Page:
is an edge-of-the-seat suspense novel that graphically portrays the final moments leading up to a condemned killer's appointment with the executioner. The plot is familiar but convincing: An inmate, Frank Beachum, denies any involvement in the murder of a young pregnant woman. His only chance for survival lies in the hands of a reporter, Steven Everett. From the very first page, however, veteran suspense writer Andrew Klavan
does everything possible to make this journalist unlikable--he drinks too much, he's committed adultery. In fact, the incarcerated Beachum, who stands accused of a hideous crime, comes across as a much more decent person than Everett.
Foes of capital punishment will find in True Crime another buttress to the oft-expressed argument that state-sanctioned murder is not always just, that some police investigations are sloppy even when they're not politically tinged or racially motivated, and that exonerating evidence is often overlooked. Here such evidence is so glaringly overlooked that it's possible for a somewhat drunken reporter with plenty of other things on his mind (a wife who's about to leave him and a boss who's just discovered that Everett is cuckolding him) to spot the inconsistencies. He follows a hunch, discovers the identity of the real killer, and tries to clear Beachum's name as the minutes tick away. The relentless pace and Klavan's crisp, taut writing make the suspension of disbelief possible, and no doubt Clint Eastwood, who stars in the movie version, will make Steven Everett a more likely and likable hero. --Jane Adams
From Publishers Weekly
Though this is only Klavan's fourth novel under his own name (he received two Edgar Awards for pseudonymous mysteries), his stylistic range and thoroughly compelling plots have earned him a loyal readership?an audience that should be broadened with this gripping tale. Here Klavan puts an intensely human, often intriguingly quirky face on a familiar plot device: the race to save a convicted killer on death row. When a St. Louis News staffer crashes her car hours before her scheduled interview with Frank Beachum (the interview itself to take place just eight hours before Beachum's execution), reporter Steve Everett is handed the assignment. Everett, 35 (and possessing "wicked, sharply angled brows and a wicked, sharply angled smile"), is already under pressure: though married, he has been shtupping the boss's wife, which creates no little tension at work and at home. Furthermore, he comes to believe that Beachum is innocent, and both personal ethics and career opportunism propel him to pursue his theory. To this end, Klavan gives us the photo finish to end all photo finishes: readers may be gasping for breath by the time Beachum's fate is decided. Even before that, however, the author's vivid characterizations and dramatic prose?packed with tension, black humor and wry observations on the human condition?command attention. Alternating chapters (their style changing as deftly as their settings) present a harrowing portrait of a killer's final hours along with perceptively observed personal and professional crises of an oddly likable schlemiel. 250,000 first printing; major ad/promo; film rights to 20th Century-Fox; simultaneous Random House audio.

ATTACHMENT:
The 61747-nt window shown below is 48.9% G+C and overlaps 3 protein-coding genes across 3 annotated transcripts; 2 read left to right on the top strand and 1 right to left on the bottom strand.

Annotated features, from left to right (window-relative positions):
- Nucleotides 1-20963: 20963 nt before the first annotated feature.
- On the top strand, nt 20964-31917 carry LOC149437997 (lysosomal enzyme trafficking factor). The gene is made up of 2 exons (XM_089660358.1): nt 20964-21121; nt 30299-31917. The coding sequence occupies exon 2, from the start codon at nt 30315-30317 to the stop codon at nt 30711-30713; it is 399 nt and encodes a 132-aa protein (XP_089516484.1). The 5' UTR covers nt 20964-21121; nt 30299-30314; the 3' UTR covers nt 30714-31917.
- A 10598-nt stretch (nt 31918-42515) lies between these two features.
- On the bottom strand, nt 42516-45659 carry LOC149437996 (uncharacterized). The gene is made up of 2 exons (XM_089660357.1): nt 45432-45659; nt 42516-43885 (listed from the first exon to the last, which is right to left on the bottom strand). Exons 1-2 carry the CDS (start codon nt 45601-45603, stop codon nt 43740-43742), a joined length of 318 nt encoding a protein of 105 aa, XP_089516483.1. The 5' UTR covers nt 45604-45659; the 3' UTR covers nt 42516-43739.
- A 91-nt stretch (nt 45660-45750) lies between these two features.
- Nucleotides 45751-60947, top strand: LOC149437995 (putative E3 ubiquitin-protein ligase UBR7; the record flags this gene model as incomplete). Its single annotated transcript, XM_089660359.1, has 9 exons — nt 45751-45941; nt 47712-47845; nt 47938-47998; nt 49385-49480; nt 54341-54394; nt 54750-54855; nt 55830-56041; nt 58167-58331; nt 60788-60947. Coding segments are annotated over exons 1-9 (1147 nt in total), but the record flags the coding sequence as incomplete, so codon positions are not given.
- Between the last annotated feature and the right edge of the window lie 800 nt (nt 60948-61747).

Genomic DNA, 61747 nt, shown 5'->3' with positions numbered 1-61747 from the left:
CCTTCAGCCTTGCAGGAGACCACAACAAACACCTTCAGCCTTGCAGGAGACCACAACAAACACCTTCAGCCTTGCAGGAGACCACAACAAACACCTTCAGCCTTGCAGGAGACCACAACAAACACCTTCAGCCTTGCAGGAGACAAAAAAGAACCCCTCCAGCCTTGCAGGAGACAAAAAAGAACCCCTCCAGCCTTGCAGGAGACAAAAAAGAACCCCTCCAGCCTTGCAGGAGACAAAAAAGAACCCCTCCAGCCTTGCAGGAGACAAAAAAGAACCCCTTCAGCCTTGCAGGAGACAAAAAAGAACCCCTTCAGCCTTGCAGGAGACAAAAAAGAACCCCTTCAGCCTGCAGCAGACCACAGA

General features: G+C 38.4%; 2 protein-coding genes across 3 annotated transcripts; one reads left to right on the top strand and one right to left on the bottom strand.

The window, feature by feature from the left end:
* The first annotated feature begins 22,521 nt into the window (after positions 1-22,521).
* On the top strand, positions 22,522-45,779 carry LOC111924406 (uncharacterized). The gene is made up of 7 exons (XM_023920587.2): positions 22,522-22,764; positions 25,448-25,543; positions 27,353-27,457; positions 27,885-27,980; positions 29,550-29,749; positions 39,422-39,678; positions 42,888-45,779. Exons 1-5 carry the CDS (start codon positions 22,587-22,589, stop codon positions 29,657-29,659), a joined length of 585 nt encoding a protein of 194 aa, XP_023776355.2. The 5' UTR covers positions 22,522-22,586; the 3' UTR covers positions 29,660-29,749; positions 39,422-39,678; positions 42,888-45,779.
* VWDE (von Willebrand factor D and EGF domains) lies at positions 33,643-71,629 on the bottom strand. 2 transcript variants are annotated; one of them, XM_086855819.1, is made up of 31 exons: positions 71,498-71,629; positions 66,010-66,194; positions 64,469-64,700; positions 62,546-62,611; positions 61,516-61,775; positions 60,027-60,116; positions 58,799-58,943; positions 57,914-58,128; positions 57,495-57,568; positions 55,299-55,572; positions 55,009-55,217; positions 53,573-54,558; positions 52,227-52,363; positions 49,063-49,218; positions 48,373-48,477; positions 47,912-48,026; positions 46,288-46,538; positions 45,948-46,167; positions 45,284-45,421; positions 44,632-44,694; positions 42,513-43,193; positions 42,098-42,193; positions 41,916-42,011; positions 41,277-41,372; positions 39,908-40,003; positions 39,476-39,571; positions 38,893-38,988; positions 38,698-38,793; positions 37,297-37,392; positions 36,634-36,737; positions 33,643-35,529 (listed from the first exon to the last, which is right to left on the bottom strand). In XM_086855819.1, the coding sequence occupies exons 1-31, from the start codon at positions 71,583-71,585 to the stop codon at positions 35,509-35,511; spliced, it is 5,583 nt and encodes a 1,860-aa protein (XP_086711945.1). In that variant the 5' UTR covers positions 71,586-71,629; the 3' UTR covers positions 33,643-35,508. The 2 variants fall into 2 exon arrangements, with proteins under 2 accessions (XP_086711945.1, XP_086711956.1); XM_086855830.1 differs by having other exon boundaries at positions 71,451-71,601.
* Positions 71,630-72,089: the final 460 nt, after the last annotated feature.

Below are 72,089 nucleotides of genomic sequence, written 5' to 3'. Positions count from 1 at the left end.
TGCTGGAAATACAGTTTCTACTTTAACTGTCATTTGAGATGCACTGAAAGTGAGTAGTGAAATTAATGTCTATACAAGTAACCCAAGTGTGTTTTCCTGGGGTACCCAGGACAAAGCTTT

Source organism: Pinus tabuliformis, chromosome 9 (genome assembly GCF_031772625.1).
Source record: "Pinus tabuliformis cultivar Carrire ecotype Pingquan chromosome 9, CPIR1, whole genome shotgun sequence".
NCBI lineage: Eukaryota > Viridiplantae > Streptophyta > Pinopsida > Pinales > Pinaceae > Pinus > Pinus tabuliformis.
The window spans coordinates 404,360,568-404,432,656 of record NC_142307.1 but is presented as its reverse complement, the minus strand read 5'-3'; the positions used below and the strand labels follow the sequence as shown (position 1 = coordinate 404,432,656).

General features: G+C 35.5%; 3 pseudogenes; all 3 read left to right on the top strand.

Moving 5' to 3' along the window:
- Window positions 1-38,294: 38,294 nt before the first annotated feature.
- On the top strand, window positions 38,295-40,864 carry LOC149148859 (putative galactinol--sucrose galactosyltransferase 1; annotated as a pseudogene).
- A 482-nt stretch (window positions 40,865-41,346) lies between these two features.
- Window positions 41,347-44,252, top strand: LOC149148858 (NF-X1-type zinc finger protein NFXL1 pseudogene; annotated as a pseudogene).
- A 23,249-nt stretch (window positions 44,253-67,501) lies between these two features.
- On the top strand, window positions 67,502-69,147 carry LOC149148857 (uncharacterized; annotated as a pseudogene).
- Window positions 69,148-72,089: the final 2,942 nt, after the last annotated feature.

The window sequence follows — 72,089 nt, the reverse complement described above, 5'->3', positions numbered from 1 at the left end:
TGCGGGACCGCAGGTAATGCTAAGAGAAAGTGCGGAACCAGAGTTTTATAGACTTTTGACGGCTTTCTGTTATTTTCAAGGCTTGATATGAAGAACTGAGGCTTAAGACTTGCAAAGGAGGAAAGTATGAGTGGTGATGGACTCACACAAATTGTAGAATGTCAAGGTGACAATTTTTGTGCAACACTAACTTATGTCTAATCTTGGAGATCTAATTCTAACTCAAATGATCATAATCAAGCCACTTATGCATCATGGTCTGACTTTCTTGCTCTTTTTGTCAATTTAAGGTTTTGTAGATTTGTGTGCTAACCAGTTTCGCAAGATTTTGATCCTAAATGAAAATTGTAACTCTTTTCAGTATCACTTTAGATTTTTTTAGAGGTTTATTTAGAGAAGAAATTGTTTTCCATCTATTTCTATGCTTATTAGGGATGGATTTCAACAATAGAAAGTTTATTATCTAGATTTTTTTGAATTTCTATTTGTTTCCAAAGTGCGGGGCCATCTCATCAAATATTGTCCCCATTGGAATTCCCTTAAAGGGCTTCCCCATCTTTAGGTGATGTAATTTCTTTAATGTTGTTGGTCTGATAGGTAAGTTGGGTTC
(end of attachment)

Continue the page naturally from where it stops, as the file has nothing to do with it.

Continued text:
Copyright 1995 Reed Business Information, Inc.
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